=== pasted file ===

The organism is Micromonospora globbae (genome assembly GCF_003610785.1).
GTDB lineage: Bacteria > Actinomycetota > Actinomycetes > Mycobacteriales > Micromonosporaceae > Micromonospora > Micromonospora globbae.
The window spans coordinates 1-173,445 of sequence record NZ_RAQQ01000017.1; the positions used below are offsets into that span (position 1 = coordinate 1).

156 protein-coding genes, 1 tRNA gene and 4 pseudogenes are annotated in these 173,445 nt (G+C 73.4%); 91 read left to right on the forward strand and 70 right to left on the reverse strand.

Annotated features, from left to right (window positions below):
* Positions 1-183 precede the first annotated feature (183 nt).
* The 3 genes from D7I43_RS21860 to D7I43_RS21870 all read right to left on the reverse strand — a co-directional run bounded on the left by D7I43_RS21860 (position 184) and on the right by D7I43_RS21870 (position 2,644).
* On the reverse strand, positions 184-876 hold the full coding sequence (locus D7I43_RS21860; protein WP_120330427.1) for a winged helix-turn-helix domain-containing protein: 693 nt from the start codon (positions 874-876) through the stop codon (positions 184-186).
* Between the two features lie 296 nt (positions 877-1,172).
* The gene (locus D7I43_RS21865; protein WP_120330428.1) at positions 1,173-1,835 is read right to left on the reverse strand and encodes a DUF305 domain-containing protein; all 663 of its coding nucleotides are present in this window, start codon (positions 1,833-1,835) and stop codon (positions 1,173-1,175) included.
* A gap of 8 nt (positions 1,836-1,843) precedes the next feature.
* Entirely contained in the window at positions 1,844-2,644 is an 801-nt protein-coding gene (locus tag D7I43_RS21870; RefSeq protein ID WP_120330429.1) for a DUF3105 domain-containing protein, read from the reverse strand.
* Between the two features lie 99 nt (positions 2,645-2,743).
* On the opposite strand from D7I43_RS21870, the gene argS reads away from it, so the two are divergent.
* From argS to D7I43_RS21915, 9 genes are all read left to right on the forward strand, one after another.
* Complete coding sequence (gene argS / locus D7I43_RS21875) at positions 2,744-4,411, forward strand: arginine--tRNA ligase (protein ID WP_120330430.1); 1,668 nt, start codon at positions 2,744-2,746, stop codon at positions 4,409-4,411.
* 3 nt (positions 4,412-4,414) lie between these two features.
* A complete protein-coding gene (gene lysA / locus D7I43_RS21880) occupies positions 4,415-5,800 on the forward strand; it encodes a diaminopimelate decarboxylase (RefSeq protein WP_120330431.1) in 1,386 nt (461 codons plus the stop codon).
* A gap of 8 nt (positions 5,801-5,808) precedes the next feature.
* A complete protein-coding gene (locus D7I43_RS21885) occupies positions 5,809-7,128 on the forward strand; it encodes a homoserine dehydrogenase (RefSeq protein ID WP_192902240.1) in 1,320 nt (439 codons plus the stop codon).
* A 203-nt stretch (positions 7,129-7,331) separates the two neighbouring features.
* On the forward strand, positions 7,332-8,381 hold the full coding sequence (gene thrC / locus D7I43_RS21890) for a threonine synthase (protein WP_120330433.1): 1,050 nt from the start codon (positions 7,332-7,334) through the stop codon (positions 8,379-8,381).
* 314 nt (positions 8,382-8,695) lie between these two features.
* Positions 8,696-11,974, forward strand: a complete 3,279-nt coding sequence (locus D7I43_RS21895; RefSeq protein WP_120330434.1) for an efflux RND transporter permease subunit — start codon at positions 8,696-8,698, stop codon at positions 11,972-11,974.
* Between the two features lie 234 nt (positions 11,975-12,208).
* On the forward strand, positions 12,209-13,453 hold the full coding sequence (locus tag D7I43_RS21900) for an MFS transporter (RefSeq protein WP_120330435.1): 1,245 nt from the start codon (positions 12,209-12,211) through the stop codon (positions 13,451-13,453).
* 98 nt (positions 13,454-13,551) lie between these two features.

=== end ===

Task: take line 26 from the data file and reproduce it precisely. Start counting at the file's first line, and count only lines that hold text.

* On the forward strand, positions 12,209-13,453 hold the full coding sequence (locus tag D7I43_RS21900) for an MFS transporter (RefSeq protein WP_120330435.1): 1,245 nt from the start codon (positions 12,209-12,211) through the stop codon (positions 13,451-13,453).